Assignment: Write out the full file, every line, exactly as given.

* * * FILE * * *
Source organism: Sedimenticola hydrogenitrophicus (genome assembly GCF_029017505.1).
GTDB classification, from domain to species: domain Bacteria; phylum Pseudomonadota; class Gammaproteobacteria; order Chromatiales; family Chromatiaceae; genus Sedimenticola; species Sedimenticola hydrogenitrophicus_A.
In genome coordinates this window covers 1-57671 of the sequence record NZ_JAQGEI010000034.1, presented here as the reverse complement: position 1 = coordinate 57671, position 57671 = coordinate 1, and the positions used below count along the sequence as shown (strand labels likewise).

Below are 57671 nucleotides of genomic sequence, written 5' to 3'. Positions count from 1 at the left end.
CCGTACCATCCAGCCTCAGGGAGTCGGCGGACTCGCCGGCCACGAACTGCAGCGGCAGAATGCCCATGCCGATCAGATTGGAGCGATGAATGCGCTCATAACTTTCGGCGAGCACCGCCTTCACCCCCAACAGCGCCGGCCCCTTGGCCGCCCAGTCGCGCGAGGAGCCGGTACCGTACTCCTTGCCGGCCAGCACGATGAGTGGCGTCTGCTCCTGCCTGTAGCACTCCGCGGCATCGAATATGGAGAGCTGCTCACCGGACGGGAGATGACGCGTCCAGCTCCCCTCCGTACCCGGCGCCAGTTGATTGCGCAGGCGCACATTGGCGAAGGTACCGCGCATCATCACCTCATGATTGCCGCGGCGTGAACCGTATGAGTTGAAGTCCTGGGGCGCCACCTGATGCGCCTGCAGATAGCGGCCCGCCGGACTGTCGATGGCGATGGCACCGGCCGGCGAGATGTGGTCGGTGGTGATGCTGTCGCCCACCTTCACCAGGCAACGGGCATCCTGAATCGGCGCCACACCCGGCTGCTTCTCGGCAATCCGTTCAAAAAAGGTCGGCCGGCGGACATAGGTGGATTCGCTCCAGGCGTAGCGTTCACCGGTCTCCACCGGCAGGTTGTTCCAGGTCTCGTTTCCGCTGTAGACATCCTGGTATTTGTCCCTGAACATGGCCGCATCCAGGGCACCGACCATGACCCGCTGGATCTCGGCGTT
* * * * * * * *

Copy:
Source organism: Sedimenticola hydrogenitrophicus (genome assembly GCF_029017505.1).
GTDB classification, from domain to species: domain Bacteria; phylum Pseudomonadota; class Gammaproteobacteria; order Chromatiales; family Chromatiaceae; genus Sedimenticola; species Sedimenticola hydrogenitrophicus_A.
In genome coordinates this window covers 1-57671 of the sequence record NZ_JAQGEI010000034.1, presented here as the reverse complement: position 1 = coordinate 57671, position 57671 = coordinate 1, and the positions used below count along the sequence as shown (strand labels likewise).

Below are 57671 nucleotides of genomic sequence, written 5' to 3'. Positions count from 1 at the left end.
CCGTACCATCCAGCCTCAGGGAGTCGGCGGACTCGCCGGCCACGAACTGCAGCGGCAGAATGCCCATGCCGATCAGATTGGAGCGATGAATGCGCTCATAACTTTCGGCGAGCACCGCCTTCACCCCCAACAGCGCCGGCCCCTTGGCCGCCCAGTCGCGCGAGGAGCCGGTACCGTACTCCTTGCCGGCCAGCACGATGAGTGGCGTCTGCTCCTGCCTGTAGCACTCCGCGGCATCGAATATGGAGAGCTGCTCACCGGACGGGAGATGACGCGTCCAGCTCCCCTCCGTACCCGGCGCCAGTTGATTGCGCAGGCGCACATTGGCGAAGGTACCGCGCATCATCACCTCATGATTGCCGCGGCGTGAACCGTATGAGTTGAAGTCCTGGGGCGCCACCTGATGCGCCTGCAGATAGCGGCCCGCCGGACTGTCGATGGCGATGGCACCGGCCGGCGAGATGTGGTCGGTGGTGATGCTGTCGCCCACCTTCACCAGGCAACGGGCATCCTGAATCGGCGCCACACCCGGCTGCTTCTCGGCAATCCGTTCAAAAAAGGTCGGCCGGCGGACATAGGTGGATTCGCTCCAGGCGTAGCGTTCACCGGTCTCCACCGGCAGGTTGTTCCAGGTCTCGTTTCCGCTGTAGACATCCTGGTATTTGTCCCTGAACATGGCCGCATCCAGGGCACCGACCATGACCCGCTGGATCTCGGCGTT